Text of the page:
After my years in India the garden was a particular source of delight to me; but I will not describe it more minutely than is necessary to make what follows intelligible. Behind the house was a good-sized lawn, flanked by shrubbery. On the far side, parallel with the house, ran a splendid yew hedge, nearly fifteen feet high and very thick. It came up to the shrubbery at either end, but was pierced by two archways about thirty yards apart, giving access to the flower-garden beyond. Almost in the middle of the lawn was an old tree stump, or what looked like one, some three feet high. Though covered with ivy it was not picturesque, and I told Lord Rye that I should like to take it up. 'Do by all means,' he said, 'I certainly should if I lived here. I believe poor Riley (the last tenant) intended to put a sundial there. I think it would look rather nice, don't you?'

This struck me as a good idea. I ordered a sundial from a well-known firm of heliological experts in Cockspur Street, and ordered the stump to be grubbed up as soon as it arrived.

One morning towards the end of September I woke unrefreshed after a night of troubled dreams. I could not recall them very distinctly, but I had seemed to be trying to lift a very heavy weight of some kind from the ground. But, before I could raise it, an overwhelming terror had taken hold of me--though I could not remember why--and I woke to find my forehead wet with perspiration. Each time I fell asleep again the dream repeated itself with mechanical regularity, though the details did not become any more distinct. So I was heartily glad it had become late enough to get up. The day was wet and chilly. I felt tired and unwell, and was, moreover, depressed by a vague sense of impending disaster. This was accentuated by a feeling that it lay within my power to avert the catastrophe, if only I could discover what it was.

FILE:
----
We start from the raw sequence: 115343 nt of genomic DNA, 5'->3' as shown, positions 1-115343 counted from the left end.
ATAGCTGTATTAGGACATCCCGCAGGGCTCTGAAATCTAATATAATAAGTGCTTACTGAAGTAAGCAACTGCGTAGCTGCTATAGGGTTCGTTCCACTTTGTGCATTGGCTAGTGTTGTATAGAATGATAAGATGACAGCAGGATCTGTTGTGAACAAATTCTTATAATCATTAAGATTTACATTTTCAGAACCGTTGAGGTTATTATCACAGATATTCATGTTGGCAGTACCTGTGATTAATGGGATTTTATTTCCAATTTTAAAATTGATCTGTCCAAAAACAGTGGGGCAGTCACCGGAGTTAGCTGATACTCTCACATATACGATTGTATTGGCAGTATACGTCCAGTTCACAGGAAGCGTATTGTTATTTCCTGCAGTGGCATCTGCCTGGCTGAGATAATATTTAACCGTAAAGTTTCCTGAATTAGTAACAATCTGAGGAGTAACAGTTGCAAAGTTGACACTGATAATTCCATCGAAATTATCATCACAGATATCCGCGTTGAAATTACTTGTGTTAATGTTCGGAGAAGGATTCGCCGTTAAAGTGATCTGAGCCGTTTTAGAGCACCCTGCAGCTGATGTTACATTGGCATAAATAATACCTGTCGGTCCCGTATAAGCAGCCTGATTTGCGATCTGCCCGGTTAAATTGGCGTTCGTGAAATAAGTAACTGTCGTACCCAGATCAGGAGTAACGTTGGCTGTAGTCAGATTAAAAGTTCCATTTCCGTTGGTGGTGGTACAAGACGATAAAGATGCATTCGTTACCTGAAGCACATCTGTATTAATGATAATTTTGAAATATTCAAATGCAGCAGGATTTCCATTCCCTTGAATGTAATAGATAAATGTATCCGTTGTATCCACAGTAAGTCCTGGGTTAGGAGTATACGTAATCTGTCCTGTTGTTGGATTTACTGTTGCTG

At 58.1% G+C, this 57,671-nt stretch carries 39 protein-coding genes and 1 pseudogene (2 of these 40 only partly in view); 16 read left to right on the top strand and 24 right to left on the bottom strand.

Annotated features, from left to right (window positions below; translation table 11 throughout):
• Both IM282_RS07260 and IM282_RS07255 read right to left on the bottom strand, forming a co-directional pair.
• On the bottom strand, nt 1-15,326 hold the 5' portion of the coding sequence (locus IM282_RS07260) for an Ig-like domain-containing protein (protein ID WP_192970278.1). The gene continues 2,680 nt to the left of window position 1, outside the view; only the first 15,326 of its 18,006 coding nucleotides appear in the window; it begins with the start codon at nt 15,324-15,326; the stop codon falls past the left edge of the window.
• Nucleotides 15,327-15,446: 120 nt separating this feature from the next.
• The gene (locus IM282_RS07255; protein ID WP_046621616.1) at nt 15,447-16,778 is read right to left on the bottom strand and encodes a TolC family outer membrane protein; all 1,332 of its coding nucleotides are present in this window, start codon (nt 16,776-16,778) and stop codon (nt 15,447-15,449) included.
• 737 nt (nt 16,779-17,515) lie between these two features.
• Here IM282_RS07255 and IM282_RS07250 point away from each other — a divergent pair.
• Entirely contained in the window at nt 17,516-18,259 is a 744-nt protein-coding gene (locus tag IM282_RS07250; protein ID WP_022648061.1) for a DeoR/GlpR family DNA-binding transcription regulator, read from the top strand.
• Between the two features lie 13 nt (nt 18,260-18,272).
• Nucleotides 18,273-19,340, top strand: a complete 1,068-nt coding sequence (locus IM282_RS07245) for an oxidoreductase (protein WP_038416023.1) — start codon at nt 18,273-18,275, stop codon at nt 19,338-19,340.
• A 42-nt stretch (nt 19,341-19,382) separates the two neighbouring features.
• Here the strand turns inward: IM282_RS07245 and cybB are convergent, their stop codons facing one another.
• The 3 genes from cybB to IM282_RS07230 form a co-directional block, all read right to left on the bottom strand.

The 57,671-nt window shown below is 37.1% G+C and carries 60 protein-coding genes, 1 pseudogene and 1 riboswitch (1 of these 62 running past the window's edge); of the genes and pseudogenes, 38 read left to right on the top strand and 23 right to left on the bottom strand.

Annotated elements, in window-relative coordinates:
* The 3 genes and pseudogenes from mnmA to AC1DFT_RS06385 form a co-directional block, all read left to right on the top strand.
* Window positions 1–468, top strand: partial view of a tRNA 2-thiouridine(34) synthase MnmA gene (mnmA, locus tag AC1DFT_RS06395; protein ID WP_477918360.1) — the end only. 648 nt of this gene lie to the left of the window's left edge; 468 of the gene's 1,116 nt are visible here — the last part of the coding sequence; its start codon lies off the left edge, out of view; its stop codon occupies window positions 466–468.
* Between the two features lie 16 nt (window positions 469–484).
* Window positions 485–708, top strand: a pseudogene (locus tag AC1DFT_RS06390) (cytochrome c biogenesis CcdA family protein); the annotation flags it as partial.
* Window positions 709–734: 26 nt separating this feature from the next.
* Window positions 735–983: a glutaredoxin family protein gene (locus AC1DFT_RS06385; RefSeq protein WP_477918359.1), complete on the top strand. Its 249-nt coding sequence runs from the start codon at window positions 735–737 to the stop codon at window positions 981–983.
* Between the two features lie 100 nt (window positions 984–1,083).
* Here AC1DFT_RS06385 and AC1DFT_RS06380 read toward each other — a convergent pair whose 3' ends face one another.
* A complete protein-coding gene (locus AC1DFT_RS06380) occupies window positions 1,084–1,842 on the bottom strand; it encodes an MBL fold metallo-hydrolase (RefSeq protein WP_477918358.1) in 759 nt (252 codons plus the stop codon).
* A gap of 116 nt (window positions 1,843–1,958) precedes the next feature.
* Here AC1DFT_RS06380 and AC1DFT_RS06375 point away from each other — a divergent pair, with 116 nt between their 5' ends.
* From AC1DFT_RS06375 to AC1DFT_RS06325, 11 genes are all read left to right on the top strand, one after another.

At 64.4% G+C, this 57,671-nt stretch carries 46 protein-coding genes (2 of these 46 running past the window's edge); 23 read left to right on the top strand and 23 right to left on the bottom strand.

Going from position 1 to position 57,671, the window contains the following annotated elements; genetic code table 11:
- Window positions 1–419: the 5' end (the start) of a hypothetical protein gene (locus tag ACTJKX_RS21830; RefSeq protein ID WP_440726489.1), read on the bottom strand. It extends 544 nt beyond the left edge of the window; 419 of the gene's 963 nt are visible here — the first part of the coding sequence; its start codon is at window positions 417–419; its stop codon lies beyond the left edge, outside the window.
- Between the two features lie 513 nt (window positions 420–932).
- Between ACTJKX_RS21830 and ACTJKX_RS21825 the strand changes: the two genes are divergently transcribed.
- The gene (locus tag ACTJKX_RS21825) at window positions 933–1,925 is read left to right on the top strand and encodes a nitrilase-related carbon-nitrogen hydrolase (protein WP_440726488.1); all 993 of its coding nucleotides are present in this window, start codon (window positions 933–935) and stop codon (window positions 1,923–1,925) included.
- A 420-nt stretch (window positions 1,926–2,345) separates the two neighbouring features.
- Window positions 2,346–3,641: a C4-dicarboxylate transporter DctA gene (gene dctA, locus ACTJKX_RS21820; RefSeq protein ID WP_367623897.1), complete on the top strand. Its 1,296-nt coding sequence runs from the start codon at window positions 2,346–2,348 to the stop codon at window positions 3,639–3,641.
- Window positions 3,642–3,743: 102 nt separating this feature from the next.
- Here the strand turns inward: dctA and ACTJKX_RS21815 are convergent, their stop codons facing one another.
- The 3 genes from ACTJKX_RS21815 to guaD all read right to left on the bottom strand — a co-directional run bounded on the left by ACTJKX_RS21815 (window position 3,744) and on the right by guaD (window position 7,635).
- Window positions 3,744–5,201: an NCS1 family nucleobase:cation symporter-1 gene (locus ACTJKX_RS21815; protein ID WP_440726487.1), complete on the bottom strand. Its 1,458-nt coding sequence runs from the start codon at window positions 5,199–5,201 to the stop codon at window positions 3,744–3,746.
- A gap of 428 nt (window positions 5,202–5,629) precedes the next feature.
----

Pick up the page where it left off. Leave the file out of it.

In the afternoon the weather cleared, and I thought that a ride would do me good. I rode fairly hard for some distance, and it was past five o'clock before I had reached my own bounds'-ditch on my way home. At that particular place a small wood ran along the edge of my property for about a quarter of a mile. I was riding slowly down the outside, and was perhaps a hundred yards from the angle where I meant to turn it, when I noticed a man standing at the corner. The light was beginning to fail, and he was so close to the edge of the wood that at first I could not be sure whether it was a human figure, or only an oddly shaped tree-stump which I had never noticed before. But when I got a little nearer I saw that my first impression had been correct, and that it was a man. He seemed to be dressed like an ordinary agricultural labourer. He was standing absolutely still and seemed to be looking very intently in my direction. But he was shading his eyes with his hand, so that I could not make out his face. Before I had got close enough to make him out more definitely he turned suddenly and vanished round the corner of the wood. His movements were rapid: but he somehow gave the impression of being deformed, though in what precise respect I could not tell. Naturally my suspicions were stirred, so I put my horse to a canter. But when we had reached the corner he shied violently, and I had some difficulty in getting him to pass it. When we had got round, the mysterious man was nowhere to be seen. In front and on the left hand lay a very large stubble field, without a vestige of cover of any kind. I could see that he was not crossing it, and unless he had flown he could not have reached the other side.